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The Merge sort algorithm is based on divide and conquers strategy. First, the sequence to be sorted is decomposed into two halves ( Divide ). Each half is sorted independently ( Conquer ). Then the two sorted halves are merged to a sorted sequence ( Combine ).

**MERGE SORT**

**Definition;**

The Merge sort
algorithm is based on divide and conquers strategy. First, the sequence to be
sorted is decomposed into two halves ( ** Divide**
). Each half is sorted independently (

**Algorithm:**

The following procedure *merge sort* sorts a
sequence *a* from index *min* to index max.

#include<stdio.h>

#include<conio.h>

void merge(int [],int ,int ,int );

void part(int [],int ,int );

int main()

{

int
arr[30];

int
i,size;

printf("\n\t-------
Merge sorting method -------\n\n");

printf("Enter
total no. of elements : ");

scanf("%d",&size);

for(i=0;
i<size; i++)

{

printf("Enter
%d element : ",i+1);

scanf("%d",&arr[i]);

}

part(arr,0,size-1);

printf("\n\t-------
Merge sorted elements -------\n\n");

for(i=0;
i<size; i++)

printf("%d
",arr[i]);

getch();

return
0;

}

void part(int arr[],int min,int max)

{

int
mid;

if(min<max)

{

mid=(min+max)/2;

part(arr,min,mid);

part(arr,mid+1,max);

merge(arr,min,mid,max);

}

}

First, index *m* in the middle
between *lo* and *hi* is determined. Then the first part of the
sequence (from *lo* to *m*) and the second part (from *m*+1 to *hi*)
are sorted by recursive calls of *merge sort*. Then the two sorted halves
are merged by procedure *merge*. Recursion ends when *lo* = *hi*,
i.e. when a subsequence consists of only one element.

The main work of the
Merge sort algorithm is performed by function *merge*. There are different
possibilities to implement this function.

The Merge method defined as follows,

void merge(int arr[],int min,int mid,int max)

{

int
tmp[30];

int
i,j,k,m;

j=min;

m=mid+1;

for(i=min;
j<=mid && m<=max ; i++)

{

if(arr[j]<=arr[m])

{

tmp[i]=arr[j];

j++;

}

else

{

tmp[i]=arr[m];

m++;

}

}

if(j>mid)

{

for(k=m; k<=max; k++)

{

tmp[i]=arr[k];

i++;

}

}

else

{

for(k=j;
k<=mid; k++)

{

tmp[i]=arr[k];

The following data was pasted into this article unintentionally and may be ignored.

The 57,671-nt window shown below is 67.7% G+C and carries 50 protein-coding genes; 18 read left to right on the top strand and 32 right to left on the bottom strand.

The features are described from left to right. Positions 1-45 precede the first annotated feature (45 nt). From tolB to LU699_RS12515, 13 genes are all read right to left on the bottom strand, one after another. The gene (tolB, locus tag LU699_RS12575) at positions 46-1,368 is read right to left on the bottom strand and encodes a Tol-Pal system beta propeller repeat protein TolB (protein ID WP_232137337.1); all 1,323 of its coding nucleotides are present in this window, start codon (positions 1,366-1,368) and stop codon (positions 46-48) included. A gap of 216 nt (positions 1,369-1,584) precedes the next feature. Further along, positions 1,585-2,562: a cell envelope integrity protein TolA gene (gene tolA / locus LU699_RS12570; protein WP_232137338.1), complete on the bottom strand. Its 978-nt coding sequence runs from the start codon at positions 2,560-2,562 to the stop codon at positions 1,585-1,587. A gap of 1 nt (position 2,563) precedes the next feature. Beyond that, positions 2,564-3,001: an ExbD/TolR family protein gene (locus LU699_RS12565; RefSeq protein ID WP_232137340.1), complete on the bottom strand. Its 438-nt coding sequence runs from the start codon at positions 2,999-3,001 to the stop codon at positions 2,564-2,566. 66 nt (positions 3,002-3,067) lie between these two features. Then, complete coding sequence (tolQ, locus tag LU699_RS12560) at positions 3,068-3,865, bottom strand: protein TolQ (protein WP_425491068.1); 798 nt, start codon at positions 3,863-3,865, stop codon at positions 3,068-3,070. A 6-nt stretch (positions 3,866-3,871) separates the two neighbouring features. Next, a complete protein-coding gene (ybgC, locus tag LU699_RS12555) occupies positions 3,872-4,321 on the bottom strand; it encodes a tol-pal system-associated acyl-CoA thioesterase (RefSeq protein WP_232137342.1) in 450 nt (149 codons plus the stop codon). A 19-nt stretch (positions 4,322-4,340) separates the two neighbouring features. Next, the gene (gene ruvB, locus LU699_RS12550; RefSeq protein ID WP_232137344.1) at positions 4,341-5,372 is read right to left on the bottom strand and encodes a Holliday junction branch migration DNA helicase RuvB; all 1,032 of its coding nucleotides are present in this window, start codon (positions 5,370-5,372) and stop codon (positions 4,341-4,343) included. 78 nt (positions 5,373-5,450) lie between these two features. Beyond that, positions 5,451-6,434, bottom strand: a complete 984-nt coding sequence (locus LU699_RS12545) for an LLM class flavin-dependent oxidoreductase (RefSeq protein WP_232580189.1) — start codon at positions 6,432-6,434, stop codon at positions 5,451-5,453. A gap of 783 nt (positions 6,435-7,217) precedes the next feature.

i++;

}

}

for(k=min;
k<=max; k++)

arr[k]=tmp[k];

}

This variant of
function *merge* requires in each case exactly the same number of steps
–no matter if the input sequence is random, sorted or sorted in opposite
direction.

**Execution:**

Just like the above
steps the second recursion will sort the sequence at the right hand side.
Finally the both partitioned sorted sub arrays are get merged in the sorted
sequence.

The final merging steps are as follows,

14 and 6 are compared and 6 placed in the first
position.

Next comparison will be

Now comparing 14 and 33 14 is least
value so place it in the second place. Next comparison,

Likewise the comparisons done till
reaches the end of the sub arrays and the list will be sorted at last, the
sorted list will be as follows,

**Complexity Analysis:**

The straightforward version of function merge requires at most 2n steps (n steps for copying the sequence to the intermediate array b, and at most n steps for copying it back to array a). The time complexity of merge sort is therefore

T(n) < = 2n
+ 2 T(n/2) And

T(1) = 0

The solution
of this recursion yields

T(n) < = 2n log(n) include O(n log(n))

Thus, the merge sort algorithm is optimal, since the lower bound for the sorting problem of Ω (n log (n)) is attained.

In the more efficient variant, function *merge*
requires at most 1.5*n* steps (*n*/2 steps for copying the first half
of the sequence to the intermediate array *b*, *n*/2 steps for
copying it back to array *a*, and at most *n*/2 steps for processing
the second half). These yields a running time of *merge sort* of at most
1.5*n* log (*n*) steps.

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